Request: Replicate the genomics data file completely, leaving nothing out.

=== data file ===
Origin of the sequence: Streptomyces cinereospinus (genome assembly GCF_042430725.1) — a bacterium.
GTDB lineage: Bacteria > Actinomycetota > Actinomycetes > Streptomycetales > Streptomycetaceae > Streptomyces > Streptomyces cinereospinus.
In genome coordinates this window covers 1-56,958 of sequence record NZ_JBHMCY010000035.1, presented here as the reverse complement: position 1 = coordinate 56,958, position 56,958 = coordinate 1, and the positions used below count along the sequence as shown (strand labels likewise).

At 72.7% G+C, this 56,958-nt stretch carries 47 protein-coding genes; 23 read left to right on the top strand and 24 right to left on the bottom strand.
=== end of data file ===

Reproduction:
Origin of the sequence: Streptomyces cinereospinus (genome assembly GCF_042430725.1) — a bacterium.
GTDB lineage: Bacteria > Actinomycetota > Actinomycetes > Streptomycetales > Streptomycetaceae > Streptomyces > Streptomyces cinereospinus.
In genome coordinates this window covers 1-56,958 of sequence record NZ_JBHMCY010000035.1, presented here as the reverse complement: position 1 = coordinate 56,958, position 56,958 = coordinate 1, and the positions used below count along the sequence as shown (strand labels likewise).

At 72.7% G+C, this 56,958-nt stretch carries 47 protein-coding genes; 23 read left to right on the top strand and 24 right to left on the bottom strand.